All of the Hitler Youth headwear styles were caps rather than hats. The Hitler Youth has had different styles of caps. There were was a military cap with a bill and a forage-style cap. The military cap with a bill appears to have been worn in the early ydars. The forage style cap was brown with red piping. There may have been other colors. It was worn with the Hitler Youth pin emblem at the front. Note the cap here (figure 1). For some reason it is a somewhat different color that the shirt, but we believe that both are brown. There was also a black ski-style cap worn with the Winter uniform. We have noted some other caps, but am unsure to what extent they were official uniform items.
Several different types of headwear were worn by Hitler Youth boys. The initial cap was a peaked cap. After the NAZIs seized power, the HJ went to less expensive headwear, a simple campaign cap like the one adopted for the Wehrmacht. They also adopted a winter ski cap called a Schirmmütze.
The Hitler Youth has had different styles of caps. There were was a military cap with a bill and a forage-style cap. The military cap with a bill appears to have been worn in the early years. Uniform items in the early years were not as standardized as they became later. This is the first standard headwear style we first notice the boys wearing, We are not sure when it was first adopted. We see boys wearing before the NAZIs seized power (1933). We also note it being worn in 1934. We believe the HJ changed to the capaign style cap in 1935, but we do not yet have full details. I'm not sure why the HJ discontinued the peaked cap. We suspect cost my have been a factor. It had more of a military look, but I don't think that would have bothered the HJ leadership. The cap was brown to match the shirt. We have seen black or dark blue caps. (It is difficult to tell the difference in black and white photographs.) These may have been for the Marine Division, but we are not sure. The HJ was a fairly small organization until a year or two after the NAZIs seized power. Then the HJ became a mass organization. As a result, only a small portion of HJ photographs show the boys wearing this type of cap.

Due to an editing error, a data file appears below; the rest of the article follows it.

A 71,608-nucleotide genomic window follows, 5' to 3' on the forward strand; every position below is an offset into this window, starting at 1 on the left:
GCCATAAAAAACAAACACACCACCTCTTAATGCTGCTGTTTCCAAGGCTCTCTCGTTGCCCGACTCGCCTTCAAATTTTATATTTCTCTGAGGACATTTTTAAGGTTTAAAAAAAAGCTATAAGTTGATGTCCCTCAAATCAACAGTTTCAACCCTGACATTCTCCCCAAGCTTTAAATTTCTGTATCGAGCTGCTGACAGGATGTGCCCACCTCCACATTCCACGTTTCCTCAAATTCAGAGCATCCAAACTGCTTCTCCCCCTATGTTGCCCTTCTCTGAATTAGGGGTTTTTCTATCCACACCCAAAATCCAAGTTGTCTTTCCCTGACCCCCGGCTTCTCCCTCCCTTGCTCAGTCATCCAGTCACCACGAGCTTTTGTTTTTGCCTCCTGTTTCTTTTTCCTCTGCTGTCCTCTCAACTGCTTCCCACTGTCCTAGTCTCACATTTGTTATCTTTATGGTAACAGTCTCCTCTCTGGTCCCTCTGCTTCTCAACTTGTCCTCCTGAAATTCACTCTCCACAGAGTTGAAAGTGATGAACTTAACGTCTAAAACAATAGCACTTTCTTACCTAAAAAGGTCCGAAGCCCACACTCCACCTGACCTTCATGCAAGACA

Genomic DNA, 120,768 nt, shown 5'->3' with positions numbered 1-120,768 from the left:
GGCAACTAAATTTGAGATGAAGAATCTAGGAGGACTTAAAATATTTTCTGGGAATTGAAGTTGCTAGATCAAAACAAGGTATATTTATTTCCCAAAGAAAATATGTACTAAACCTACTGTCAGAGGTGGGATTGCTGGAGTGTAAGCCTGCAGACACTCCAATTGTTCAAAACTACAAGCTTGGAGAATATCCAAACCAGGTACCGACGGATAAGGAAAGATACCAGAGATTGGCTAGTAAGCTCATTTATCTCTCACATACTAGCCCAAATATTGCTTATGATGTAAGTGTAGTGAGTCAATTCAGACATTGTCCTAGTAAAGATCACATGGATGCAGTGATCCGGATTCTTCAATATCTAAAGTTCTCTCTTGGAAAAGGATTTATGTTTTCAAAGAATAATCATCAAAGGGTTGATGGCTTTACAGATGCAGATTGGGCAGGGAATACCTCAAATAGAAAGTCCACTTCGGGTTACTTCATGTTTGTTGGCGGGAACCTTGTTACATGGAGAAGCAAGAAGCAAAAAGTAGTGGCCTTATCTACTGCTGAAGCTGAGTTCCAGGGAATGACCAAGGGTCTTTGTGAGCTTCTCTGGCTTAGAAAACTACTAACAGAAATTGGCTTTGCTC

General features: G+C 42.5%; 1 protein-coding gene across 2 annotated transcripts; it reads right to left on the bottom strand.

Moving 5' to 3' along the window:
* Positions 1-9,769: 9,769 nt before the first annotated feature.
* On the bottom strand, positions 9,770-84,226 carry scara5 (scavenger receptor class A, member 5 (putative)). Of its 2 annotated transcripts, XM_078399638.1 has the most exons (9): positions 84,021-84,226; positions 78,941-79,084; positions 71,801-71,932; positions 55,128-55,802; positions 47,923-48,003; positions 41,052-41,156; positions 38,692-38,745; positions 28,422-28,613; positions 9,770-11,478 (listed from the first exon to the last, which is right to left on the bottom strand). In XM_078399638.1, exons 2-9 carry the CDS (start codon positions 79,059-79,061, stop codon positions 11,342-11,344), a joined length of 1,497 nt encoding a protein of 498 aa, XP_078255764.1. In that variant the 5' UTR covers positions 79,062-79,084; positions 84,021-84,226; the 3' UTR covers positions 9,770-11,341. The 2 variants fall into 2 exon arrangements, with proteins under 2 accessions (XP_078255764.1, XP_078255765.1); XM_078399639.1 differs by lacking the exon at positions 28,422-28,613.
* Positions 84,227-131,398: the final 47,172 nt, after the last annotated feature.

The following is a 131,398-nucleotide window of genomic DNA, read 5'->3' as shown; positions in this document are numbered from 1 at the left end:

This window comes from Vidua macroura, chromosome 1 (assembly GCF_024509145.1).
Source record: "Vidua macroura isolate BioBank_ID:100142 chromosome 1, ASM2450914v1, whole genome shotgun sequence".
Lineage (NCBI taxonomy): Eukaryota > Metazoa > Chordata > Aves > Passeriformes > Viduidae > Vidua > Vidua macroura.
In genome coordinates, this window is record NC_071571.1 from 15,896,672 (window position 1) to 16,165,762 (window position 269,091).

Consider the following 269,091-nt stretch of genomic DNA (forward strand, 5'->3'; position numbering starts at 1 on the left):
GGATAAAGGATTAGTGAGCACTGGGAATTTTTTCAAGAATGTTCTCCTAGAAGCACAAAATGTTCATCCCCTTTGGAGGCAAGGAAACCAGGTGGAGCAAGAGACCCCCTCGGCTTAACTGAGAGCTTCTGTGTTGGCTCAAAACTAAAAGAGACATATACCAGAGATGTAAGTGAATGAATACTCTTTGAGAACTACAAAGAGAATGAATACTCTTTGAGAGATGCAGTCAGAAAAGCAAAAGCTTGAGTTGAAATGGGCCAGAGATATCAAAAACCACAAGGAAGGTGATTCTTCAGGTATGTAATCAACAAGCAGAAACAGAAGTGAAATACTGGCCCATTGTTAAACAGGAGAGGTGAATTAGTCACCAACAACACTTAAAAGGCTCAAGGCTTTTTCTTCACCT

This cap style has many different names. I am not sure how it was called in Germany. It is a military style, In America it is referred to as a garrison cap, forage cap, flight cap or overseas cap. It is essentially the same as the Scottish Glengarry. It is a soft, foldable cap with straight sides and a creased or cut in crown that spreads out when put on the head. The same style was worn by the German Wehrmacht and the U.S. Army during World War II. We have noted different colored HJ campaign caps. Some seem to black or very dark. There were also khaki caps, perhaps with red or other colored piping. There may have been several colors. I'm not sure if there was any significance to the cap colors. The campaign cap was often worn with the Hitler Youth pin emblem at the front. I'm not sure when the cap was introduced, we think about 1935 or 36.
The Hitler Youth also had a black ski-style cap worn with the Winter uniform. This appears to have been adopted at the samne time as the Winter uniform. We are not entirely sure when it was adopted, but believe it was about 1935. These caps were called a Schirmmütze. We don't notice many German boys wearing these caps before they were adopted by the HJ. They of course were not only worn for skiing, but were the standard uniform cap worn with the jacket during the winter. This was the one practical cap as it helped the boy stay warm in cold weather. Perhaps for this reason, the Schirmmütze continued to be worn after the War--of course without the HJ pin. We notice them being worn even after the demise of the NAZIs. We note Germany boys wearing them throughout the 1940s and 50s and even into the early 60s.
We have noted some other caps, but am unsure to what extent they were official uniform items. These may have been worn with the specialized units or there may be non-official uniform items. The HJ uniforms were purchased in the stores as individual items.
The various headwear types were part of the official Hitler Youth uniform. We note, however, that most snap shots show the boys not wearing their caps. Many individual portraits or photographs of the boys in parades and other formal activities do show the boys wearing their caps. But more informal snapshots of the boys in various activities more often thsan not show them without the caps. We are not sure if this was because headwear was declining in popularity and even in the HJ boys did not want to be bothered by caps. The caps were not very practical which may have been part of the reason. We do note that in cold weather we doi see the boys wearing their ski cap Schirmmütze. Often we do not note a mix of boys with and without caps which probably meansthat the boys wore their caps when ordered to do so by the unit leader.
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